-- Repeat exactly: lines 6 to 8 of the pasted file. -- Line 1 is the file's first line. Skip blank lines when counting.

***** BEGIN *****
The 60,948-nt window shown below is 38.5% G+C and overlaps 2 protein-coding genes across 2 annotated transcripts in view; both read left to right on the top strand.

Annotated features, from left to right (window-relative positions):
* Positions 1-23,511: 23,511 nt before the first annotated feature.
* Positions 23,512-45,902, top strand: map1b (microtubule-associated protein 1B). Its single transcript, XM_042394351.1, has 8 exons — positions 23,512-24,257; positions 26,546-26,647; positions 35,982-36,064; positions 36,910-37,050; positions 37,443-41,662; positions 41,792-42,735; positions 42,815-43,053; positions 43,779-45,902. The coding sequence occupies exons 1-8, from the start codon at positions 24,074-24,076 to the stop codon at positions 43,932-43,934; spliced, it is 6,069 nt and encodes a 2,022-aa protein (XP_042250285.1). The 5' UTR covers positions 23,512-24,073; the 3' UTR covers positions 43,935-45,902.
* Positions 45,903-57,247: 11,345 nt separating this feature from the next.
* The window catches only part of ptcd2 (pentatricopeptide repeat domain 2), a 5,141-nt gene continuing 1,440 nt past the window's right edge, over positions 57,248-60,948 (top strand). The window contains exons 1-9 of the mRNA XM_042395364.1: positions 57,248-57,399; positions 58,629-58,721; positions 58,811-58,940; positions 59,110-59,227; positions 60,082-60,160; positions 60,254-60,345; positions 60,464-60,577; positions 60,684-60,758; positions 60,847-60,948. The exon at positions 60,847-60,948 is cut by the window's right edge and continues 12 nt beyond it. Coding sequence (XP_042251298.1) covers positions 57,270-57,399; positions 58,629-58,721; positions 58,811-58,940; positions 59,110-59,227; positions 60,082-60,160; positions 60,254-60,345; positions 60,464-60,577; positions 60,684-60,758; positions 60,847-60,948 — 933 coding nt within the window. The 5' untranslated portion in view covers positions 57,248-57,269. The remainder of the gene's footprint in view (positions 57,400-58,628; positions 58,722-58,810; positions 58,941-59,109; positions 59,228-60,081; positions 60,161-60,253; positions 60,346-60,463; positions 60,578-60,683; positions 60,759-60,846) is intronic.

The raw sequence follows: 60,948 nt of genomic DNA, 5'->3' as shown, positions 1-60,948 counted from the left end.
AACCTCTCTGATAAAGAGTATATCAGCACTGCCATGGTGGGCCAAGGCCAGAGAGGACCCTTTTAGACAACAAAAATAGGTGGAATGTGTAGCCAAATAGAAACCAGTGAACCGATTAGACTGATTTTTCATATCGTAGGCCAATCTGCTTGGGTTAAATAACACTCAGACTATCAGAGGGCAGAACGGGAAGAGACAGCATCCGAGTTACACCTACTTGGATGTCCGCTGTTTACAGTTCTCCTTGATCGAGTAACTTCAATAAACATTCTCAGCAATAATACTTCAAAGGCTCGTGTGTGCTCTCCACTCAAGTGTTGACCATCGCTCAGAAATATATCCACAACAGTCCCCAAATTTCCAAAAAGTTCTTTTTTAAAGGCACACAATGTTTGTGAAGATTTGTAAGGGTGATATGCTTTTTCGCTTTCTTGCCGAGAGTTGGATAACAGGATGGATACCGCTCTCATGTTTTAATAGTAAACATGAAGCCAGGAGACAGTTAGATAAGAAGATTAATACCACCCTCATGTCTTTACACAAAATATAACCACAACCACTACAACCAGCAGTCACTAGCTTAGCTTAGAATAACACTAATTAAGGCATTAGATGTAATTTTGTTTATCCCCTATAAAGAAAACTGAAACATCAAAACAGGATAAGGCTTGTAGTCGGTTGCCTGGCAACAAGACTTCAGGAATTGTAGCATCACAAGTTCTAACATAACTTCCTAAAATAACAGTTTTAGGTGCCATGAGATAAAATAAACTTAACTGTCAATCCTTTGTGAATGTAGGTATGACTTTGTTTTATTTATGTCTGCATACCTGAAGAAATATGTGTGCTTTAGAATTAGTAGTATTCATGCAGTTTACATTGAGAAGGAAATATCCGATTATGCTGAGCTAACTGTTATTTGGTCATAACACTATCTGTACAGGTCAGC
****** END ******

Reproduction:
* The window catches only part of ptcd2 (pentatricopeptide repeat domain 2), a 5,141-nt gene continuing 1,440 nt past the window's right edge, over positions 57,248-60,948 (top strand). The window contains exons 1-9 of the mRNA XM_042395364.1: positions 57,248-57,399; positions 58,629-58,721; positions 58,811-58,940; positions 59,110-59,227; positions 60,082-60,160; positions 60,254-60,345; positions 60,464-60,577; positions 60,684-60,758; positions 60,847-60,948. The exon at positions 60,847-60,948 is cut by the window's right edge and continues 12 nt beyond it. Coding sequence (XP_042251298.1) covers positions 57,270-57,399; positions 58,629-58,721; positions 58,811-58,940; positions 59,110-59,227; positions 60,082-60,160; positions 60,254-60,345; positions 60,464-60,577; positions 60,684-60,758; positions 60,847-60,948 — 933 coding nt within the window. The 5' untranslated portion in view covers positions 57,248-57,269. The remainder of the gene's footprint in view (positions 57,400-58,628; positions 58,722-58,810; positions 58,941-59,109; positions 59,228-60,081; positions 60,161-60,253; positions 60,346-60,463; positions 60,578-60,683; positions 60,759-60,846) is intronic.

The raw sequence follows: 60,948 nt of genomic DNA, 5'->3' as shown, positions 1-60,948 counted from the left end.
AACCTCTCTGATAAAGAGTATATCAGCACTGCCATGGTGGGCCAAGGCCAGAGAGGACCCTTTTAGACAACAAAAATAGGTGGAATGTGTAGCCAAATAGAAACCAGTGAACCGATTAGACTGATTTTTCATATCGTAGGCCAATCTGCTTGGGTTAAATAACACTCAGACTATCAGAGGGCAGAACGGGAAGAGACAGCATCCGAGTTACACCTACTTGGATGTCCGCTGTTTACAGTTCTCCTTGATCGAGTAACTTCAATAAACATTCTCAGCAATAATACTTCAAAGGCTCGTGTGTGCTCTCCACTCAAGTGTTGACCATCGCTCAGAAATATATCCACAACAGTCCCCAAATTTCCAAAAAGTTCTTTTTTAAAGGCACACAATGTTTGTGAAGATTTGTAAGGGTGATATGCTTTTTCGCTTTCTTGCCGAGAGTTGGATAACAGGATGGATACCGCTCTCATGTTTTAATAGTAAACATGAAGCCAGGAGACAGTTAGATAAGAAGATTAATACCACCCTCATGTCTTTACACAAAATATAACCACAACCACTACAACCAGCAGTCACTAGCTTAGCTTAGAATAACACTAATTAAGGCATTAGATGTAATTTTGTTTATCCCCTATAAAGAAAACTGAAACATCAAAACAGGATAAGGCTTGTAGTCGGTTGCCTGGCAACAAGACTTCAGGAATTGTAGCATCACAAGTTCTAACATAACTTCCTAAAATAACAGTTTTAGGTGCCATGAGATAAAATAAACTTAACTGTCAATCCTTTGTGAATGTAGGTATGACTTTGTTTTATTTATGTCTGCATACCTGAAGAAATATGTGTGCTTTAGAATTAGTAGTATTCATGCAGTTTACATTGAGAAGGAAATATCCGATTATGCTGAGCTAACTGTTATTTGGTCATAACACTATCTGTACAGGTCAGC